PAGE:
Tags

Type your tag names separated by a space and hit enter

Reduction in glycated albumin can predict change in HbA1c: comparison of oral hypoglycaemic agent and insulin treatments.
Diabet Med. 2012 Jan; 29(1):74-9.DM

Abstract

AIM

To investigate whether the change in glycated albumin 3 weeks after initiating anti-diabetes treatment (oral hypoglycaemic agent or insulin) could predict the corresponding change in HbA(1c) 3 months later in Korean patients with Type 2 diabetes.

METHODS

A total of 140 patients were enrolled into two groups: group I (insulin-based; n = 100) and group II (oral hypoglycaemic agent-based; n = 40). Both glycated albumin and HbA(1c) levels were measured as 'glucose control markers' during hospitalization. Glycated albumin was measured again at 3 weeks (first visit) after the initial measurement, and HbA(1c) was measured at 3 months (second visit) after the initial measurement.. The change in glucose control marker was defined as 100 × (follow-up glucose control marker--hospital glucose control marker)/hospital glucose control marker.

RESULTS

In both groups, the change in glycated albumin at the first visit and in HbA(1c) at the second visit showed a moderate linear relationship (r = 0.735; P < 0.01). In group II (r = 0.778; P < 0.01), a slightly stronger linear relationship was demonstrated than in group I (r = 0.738; P < 0.001); however, there was no statistically significant difference between the two groups. A correlation coefficient between the change in glycated albumin and HbA(1c) was not affected by sex, age, BMI, haemoglobin, serum creatinine or albumin.

CONCLUSION

The reduction in glycated albumin 3 weeks after the initiation of treatment corresponded with the reduction in HbA(1c) 3 months after starting treatment in both the group treated with a oral hypoglycaemic agent and the insulin-treated group of Korean patients with Type 2 diabetes.

Authors+Show Affiliations

Division of Endocrinology and Metabolism, Department of Internal Medicine, Yonsei University College of Medicine, Seoul, Korea.No affiliation info availableNo affiliation info availableNo affiliation info availableNo affiliation info availableNo affiliation info available

Pub Type(s)

Comparative Study
Journal Article
Research Support, Non-U.S. Gov't

Language

eng

PubMed ID

21781151

Citation

Won, H K., et al. "Reduction in Glycated Albumin Can Predict Change in HbA1c: Comparison of Oral Hypoglycaemic Agent and Insulin Treatments." Diabetic Medicine : a Journal of the British Diabetic Association, vol. 29, no. 1, 2012, pp. 74-9.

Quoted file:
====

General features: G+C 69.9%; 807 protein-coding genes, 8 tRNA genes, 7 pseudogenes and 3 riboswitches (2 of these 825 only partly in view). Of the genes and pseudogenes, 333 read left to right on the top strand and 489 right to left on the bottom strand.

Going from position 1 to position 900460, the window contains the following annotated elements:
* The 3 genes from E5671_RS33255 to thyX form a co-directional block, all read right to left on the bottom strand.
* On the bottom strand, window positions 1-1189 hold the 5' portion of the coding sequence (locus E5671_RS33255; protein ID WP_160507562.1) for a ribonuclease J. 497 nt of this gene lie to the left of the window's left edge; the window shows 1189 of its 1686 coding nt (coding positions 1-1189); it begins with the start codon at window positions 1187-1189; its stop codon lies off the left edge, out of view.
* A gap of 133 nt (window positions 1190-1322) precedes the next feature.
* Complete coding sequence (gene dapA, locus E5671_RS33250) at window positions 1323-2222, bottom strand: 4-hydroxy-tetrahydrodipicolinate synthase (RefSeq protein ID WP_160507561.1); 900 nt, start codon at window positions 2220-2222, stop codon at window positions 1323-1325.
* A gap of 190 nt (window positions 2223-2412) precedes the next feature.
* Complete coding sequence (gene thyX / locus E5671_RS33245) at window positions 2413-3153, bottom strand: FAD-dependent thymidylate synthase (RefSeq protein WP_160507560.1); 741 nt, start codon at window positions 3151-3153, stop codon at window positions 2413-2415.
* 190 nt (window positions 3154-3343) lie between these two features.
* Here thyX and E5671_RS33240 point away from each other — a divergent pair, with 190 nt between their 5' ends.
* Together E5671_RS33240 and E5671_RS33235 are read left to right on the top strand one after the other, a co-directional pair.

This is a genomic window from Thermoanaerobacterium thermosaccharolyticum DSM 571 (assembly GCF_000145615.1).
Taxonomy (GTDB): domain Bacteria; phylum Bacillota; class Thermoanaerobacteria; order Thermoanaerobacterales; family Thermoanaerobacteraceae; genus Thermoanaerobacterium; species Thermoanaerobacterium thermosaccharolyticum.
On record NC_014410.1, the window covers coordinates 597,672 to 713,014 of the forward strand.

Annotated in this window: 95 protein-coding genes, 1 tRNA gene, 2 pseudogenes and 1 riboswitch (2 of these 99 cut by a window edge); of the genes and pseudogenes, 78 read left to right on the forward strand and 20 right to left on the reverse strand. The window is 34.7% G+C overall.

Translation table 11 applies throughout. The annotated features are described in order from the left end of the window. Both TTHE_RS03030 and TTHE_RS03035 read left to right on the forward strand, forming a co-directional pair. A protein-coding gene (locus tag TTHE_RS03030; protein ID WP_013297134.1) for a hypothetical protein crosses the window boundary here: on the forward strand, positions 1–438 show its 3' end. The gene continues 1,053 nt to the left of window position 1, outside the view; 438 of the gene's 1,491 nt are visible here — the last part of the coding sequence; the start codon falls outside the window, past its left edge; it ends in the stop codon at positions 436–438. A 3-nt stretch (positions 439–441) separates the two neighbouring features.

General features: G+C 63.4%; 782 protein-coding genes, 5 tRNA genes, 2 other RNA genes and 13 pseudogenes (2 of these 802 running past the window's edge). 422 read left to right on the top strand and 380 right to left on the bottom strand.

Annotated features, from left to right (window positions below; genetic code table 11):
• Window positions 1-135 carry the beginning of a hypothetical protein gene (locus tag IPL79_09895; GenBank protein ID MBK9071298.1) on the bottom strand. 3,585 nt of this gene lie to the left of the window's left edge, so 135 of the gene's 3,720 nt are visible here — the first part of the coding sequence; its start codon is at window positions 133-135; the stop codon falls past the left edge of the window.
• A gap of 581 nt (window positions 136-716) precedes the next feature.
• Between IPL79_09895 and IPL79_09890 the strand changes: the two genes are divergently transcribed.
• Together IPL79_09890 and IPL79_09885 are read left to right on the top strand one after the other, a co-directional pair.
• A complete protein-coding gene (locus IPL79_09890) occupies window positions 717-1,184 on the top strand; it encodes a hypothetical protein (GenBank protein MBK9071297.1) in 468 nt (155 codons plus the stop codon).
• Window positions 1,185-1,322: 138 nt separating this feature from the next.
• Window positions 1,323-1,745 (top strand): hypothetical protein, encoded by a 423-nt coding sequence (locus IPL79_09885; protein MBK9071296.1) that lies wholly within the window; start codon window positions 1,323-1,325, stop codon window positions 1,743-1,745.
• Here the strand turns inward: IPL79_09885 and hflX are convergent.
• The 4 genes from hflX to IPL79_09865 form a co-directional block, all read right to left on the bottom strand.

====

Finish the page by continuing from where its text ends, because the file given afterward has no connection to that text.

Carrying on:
Won HK, Kim KJ, Lee BW, et al. Reduction in glycated albumin can predict change in HbA1c: comparison of oral hypoglycaemic agent and insulin treatments. Diabet Med. 2012;29(1):74-9.
Won, H. K., Kim, K. J., Lee, B. W., Kang, E. S., Cha, B. S., & Lee, H. C. (2012). Reduction in glycated albumin can predict change in HbA1c: comparison of oral hypoglycaemic agent and insulin treatments. Diabetic Medicine : a Journal of the British Diabetic Association, 29(1), 74-9. https://doi.org/10.1111/j.1464-5491.2011.03386.x
Won HK, et al. Reduction in Glycated Albumin Can Predict Change in HbA1c: Comparison of Oral Hypoglycaemic Agent and Insulin Treatments. Diabet Med. 2012;29(1):74-9. PubMed PMID: 21781151.
* Article titles in AMA citation format should be in sentence-case
TY - JOUR T1 - Reduction in glycated albumin can predict change in HbA1c: comparison of oral hypoglycaemic agent and insulin treatments. AU - Won,H K, AU - Kim,K J, AU - Lee,B-W, AU - Kang,E S, AU - Cha,B S, AU - Lee,H C, PY - 2011/7/26/entrez PY - 2011/7/26/pubmed PY - 2012/2/15/medline SP - 74 EP - 9 JF - Diabetic medicine : a journal of the British Diabetic Association JO - Diabet Med VL - 29 IS - 1 N2 - AIM: To investigate whether the change in glycated albumin 3 weeks after initiating anti-diabetes treatment (oral hypoglycaemic agent or insulin) could predict the corresponding change in HbA(1c) 3 months later in Korean patients with Type 2 diabetes. METHODS: A total of 140 patients were enrolled into two groups: group I (insulin-based; n = 100) and group II (oral hypoglycaemic agent-based; n = 40). Both glycated albumin and HbA(1c) levels were measured as 'glucose control markers' during hospitalization. Glycated albumin was measured again at 3 weeks (first visit) after the initial measurement, and HbA(1c) was measured at 3 months (second visit) after the initial measurement.. The change in glucose control marker was defined as 100 × (follow-up glucose control marker--hospital glucose control marker)/hospital glucose control marker. RESULTS: In both groups, the change in glycated albumin at the first visit and in HbA(1c) at the second visit showed a moderate linear relationship (r = 0.735; P < 0.01). In group II (r = 0.778; P < 0.01), a slightly stronger linear relationship was demonstrated than in group I (r = 0.738; P < 0.001); however, there was no statistically significant difference between the two groups. A correlation coefficient between the change in glycated albumin and HbA(1c) was not affected by sex, age, BMI, haemoglobin, serum creatinine or albumin. CONCLUSION: The reduction in glycated albumin 3 weeks after the initiation of treatment corresponded with the reduction in HbA(1c) 3 months after starting treatment in both the group treated with a oral hypoglycaemic agent and the insulin-treated group of Korean patients with Type 2 diabetes. SN - 1464-5491 UR - https://www.unboundmedicine.com/medline/citation/21781151/Reduction_in_glycated_albumin_can_predict_change_in_HbA1c:_comparison_of_oral_hypoglycaemic_agent_and_insulin_treatments_ L2 - https://doi.org/10.1111/j.1464-5491.2011.03386.x DB - PRIME DP - Unbound Medicine ER -